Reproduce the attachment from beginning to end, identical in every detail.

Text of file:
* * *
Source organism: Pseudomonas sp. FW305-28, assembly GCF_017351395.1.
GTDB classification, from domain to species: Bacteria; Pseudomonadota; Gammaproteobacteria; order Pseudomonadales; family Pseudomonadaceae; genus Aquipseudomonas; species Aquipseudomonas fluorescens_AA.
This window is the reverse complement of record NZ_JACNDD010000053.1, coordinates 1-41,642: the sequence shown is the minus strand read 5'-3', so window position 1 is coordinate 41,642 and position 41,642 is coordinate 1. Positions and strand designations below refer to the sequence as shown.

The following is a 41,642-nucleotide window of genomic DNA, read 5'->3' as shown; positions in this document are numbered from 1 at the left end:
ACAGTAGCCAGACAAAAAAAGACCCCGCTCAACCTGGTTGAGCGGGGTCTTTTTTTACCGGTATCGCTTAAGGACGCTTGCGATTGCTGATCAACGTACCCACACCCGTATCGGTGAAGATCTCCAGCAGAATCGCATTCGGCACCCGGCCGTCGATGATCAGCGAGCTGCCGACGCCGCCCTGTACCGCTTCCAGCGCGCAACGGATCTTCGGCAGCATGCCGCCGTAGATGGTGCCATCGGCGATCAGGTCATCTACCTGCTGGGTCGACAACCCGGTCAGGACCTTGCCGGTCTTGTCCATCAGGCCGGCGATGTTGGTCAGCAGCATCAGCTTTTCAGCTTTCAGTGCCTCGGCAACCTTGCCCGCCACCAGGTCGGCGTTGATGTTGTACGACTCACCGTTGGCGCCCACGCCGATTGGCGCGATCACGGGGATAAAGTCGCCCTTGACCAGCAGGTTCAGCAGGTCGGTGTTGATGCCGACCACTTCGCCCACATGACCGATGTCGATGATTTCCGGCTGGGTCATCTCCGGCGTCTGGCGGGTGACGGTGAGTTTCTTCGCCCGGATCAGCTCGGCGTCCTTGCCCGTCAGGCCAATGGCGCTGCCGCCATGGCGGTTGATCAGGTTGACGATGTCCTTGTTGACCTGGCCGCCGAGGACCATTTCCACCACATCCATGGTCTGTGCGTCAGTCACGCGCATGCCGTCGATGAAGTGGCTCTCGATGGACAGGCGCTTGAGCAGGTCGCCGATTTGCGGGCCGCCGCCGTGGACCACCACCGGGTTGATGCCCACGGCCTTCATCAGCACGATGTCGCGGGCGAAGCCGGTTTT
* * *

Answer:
Source organism: Pseudomonas sp. FW305-28, assembly GCF_017351395.1.
GTDB classification, from domain to species: Bacteria; Pseudomonadota; Gammaproteobacteria; order Pseudomonadales; family Pseudomonadaceae; genus Aquipseudomonas; species Aquipseudomonas fluorescens_AA.
This window is the reverse complement of record NZ_JACNDD010000053.1, coordinates 1-41,642: the sequence shown is the minus strand read 5'-3', so window position 1 is coordinate 41,642 and position 41,642 is coordinate 1. Positions and strand designations below refer to the sequence as shown.

The following is a 41,642-nucleotide window of genomic DNA, read 5'->3' as shown; positions in this document are numbered from 1 at the left end:
ACAGTAGCCAGACAAAAAAAGACCCCGCTCAACCTGGTTGAGCGGGGTCTTTTTTTACCGGTATCGCTTAAGGACGCTTGCGATTGCTGATCAACGTACCCACACCCGTATCGGTGAAGATCTCCAGCAGAATCGCATTCGGCACCCGGCCGTCGATGATCAGCGAGCTGCCGACGCCGCCCTGTACCGCTTCCAGCGCGCAACGGATCTTCGGCAGCATGCCGCCGTAGATGGTGCCATCGGCGATCAGGTCATCTACCTGCTGGGTCGACAACCCGGTCAGGACCTTGCCGGTCTTGTCCATCAGGCCGGCGATGTTGGTCAGCAGCATCAGCTTTTCAGCTTTCAGTGCCTCGGCAACCTTGCCCGCCACCAGGTCGGCGTTGATGTTGTACGACTCACCGTTGGCGCCCACGCCGATTGGCGCGATCACGGGGATAAAGTCGCCCTTGACCAGCAGGTTCAGCAGGTCGGTGTTGATGCCGACCACTTCGCCCACATGACCGATGTCGATGATTTCCGGCTGGGTCATCTCCGGCGTCTGGCGGGTGACGGTGAGTTTCTTCGCCCGGATCAGCTCGGCGTCCTTGCCCGTCAGGCCAATGGCGCTGCCGCCATGGCGGTTGATCAGGTTGACGATGTCCTTGTTGACCTGGCCGCCGAGGACCATTTCCACCACATCCATGGTCTGTGCGTCAGTCACGCGCATGCCGTCGATGAAGTGGCTCTCGATGGACAGGCGCTTGAGCAGGTCGCCGATTTGCGGGCCGCCGCCGTGGACCACCACCGGGTTGATGCCCACGGCCTTCATCAGCACGATGTCGCGGGCGAAGCCGGTTTT